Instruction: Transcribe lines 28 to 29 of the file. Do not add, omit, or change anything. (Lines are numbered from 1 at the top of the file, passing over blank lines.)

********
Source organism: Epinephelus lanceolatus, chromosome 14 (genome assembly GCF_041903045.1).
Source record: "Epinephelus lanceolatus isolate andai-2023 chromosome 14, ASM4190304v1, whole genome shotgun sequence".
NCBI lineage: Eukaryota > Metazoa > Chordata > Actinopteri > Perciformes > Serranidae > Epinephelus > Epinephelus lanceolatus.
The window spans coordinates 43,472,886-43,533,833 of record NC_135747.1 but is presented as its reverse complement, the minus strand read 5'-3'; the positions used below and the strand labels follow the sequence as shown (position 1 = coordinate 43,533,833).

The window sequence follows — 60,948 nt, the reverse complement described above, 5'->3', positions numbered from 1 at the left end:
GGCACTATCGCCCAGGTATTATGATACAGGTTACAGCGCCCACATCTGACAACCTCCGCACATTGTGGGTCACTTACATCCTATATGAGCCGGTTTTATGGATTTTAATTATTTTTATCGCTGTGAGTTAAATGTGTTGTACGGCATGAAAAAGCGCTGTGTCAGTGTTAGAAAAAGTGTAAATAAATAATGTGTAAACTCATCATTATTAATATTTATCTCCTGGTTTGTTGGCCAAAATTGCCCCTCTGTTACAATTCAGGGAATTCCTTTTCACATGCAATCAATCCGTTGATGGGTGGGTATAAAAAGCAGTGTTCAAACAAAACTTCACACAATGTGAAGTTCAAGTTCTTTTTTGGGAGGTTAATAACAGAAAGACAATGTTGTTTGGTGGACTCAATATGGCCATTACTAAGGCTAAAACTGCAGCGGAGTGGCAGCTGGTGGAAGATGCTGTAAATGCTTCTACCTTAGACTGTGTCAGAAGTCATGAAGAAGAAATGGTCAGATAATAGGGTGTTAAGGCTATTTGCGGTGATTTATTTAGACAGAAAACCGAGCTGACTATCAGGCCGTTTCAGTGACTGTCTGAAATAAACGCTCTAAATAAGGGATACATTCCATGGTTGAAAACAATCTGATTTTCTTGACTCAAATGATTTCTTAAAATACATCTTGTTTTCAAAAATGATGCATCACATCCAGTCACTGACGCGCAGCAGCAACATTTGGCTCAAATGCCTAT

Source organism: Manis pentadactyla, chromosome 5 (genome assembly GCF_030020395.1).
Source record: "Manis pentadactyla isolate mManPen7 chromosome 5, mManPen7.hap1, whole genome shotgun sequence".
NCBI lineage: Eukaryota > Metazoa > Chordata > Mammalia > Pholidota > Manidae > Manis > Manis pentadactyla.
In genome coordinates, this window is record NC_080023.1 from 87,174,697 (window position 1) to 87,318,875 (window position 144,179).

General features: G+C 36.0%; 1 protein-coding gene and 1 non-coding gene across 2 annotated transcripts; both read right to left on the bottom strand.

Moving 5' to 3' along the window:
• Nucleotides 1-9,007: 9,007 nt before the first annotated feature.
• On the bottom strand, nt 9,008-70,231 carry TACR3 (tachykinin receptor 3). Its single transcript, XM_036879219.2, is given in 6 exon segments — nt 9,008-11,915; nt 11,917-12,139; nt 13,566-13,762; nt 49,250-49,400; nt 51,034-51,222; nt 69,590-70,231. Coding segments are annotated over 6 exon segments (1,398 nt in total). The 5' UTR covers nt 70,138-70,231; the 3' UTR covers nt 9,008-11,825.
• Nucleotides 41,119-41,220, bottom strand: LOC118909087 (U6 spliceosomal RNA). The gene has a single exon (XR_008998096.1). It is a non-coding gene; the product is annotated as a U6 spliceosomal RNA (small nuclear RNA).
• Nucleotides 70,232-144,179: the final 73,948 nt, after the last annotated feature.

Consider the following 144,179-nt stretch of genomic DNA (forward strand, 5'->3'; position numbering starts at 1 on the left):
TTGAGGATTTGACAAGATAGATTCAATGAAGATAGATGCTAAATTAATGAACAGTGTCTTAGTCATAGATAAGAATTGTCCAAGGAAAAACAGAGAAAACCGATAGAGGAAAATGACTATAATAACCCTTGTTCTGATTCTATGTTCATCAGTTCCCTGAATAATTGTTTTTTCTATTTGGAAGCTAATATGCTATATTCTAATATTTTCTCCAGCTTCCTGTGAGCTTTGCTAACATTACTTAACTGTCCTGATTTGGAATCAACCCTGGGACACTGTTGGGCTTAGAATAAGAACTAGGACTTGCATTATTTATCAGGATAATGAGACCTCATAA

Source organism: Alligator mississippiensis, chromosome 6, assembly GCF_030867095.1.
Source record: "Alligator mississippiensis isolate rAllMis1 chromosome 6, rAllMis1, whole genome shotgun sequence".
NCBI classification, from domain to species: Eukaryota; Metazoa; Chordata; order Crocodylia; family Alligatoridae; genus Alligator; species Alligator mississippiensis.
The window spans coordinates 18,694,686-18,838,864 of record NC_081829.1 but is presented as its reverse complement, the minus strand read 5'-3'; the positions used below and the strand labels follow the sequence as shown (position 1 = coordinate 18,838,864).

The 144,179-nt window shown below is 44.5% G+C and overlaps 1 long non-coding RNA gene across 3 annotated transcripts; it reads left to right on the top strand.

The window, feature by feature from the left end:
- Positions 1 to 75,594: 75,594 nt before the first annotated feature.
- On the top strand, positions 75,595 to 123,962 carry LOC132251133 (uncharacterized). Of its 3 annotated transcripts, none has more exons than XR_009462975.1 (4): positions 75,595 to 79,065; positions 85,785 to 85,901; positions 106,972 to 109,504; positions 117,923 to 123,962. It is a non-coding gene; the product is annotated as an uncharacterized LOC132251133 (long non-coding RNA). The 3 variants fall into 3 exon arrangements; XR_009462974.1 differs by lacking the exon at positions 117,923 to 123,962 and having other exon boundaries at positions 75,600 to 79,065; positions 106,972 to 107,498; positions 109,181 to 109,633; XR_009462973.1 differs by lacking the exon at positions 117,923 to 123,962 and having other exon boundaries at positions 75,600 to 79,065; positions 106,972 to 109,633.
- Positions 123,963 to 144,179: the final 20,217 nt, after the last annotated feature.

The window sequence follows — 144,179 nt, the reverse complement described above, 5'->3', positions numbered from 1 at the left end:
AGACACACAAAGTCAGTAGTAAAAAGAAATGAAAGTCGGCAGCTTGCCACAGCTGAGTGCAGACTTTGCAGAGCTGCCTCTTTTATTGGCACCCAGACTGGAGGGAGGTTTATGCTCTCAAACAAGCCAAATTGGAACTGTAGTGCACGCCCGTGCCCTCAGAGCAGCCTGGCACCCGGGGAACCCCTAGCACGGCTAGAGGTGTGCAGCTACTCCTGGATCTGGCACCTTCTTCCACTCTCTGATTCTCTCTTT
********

The window sequence follows — 144,179 nt, the reverse complement described above, 5'->3', positions numbered from 1 at the left end:
AGACACACAAAGTCAGTAGTAAAAAGAAATGAAAGTCGGCAGCTTGCCACAGCTGAGTGCAGACTTTGCAGAGCTGCCTCTTTTATTGGCACCCAGACTGGAGGGAGGTTTATGCTCTCAAACAAGCCAAATTGGAACTGTAGTGCACGCCCGTGCCCTCAGAGCAGCCTGGCACCCGGGGAACCCCTAGCACGGCTAGAGGTGTGCAGCTACTCCTGGATCTGGCACCTTCTTCCACTCTCTGATTCTCTCTTT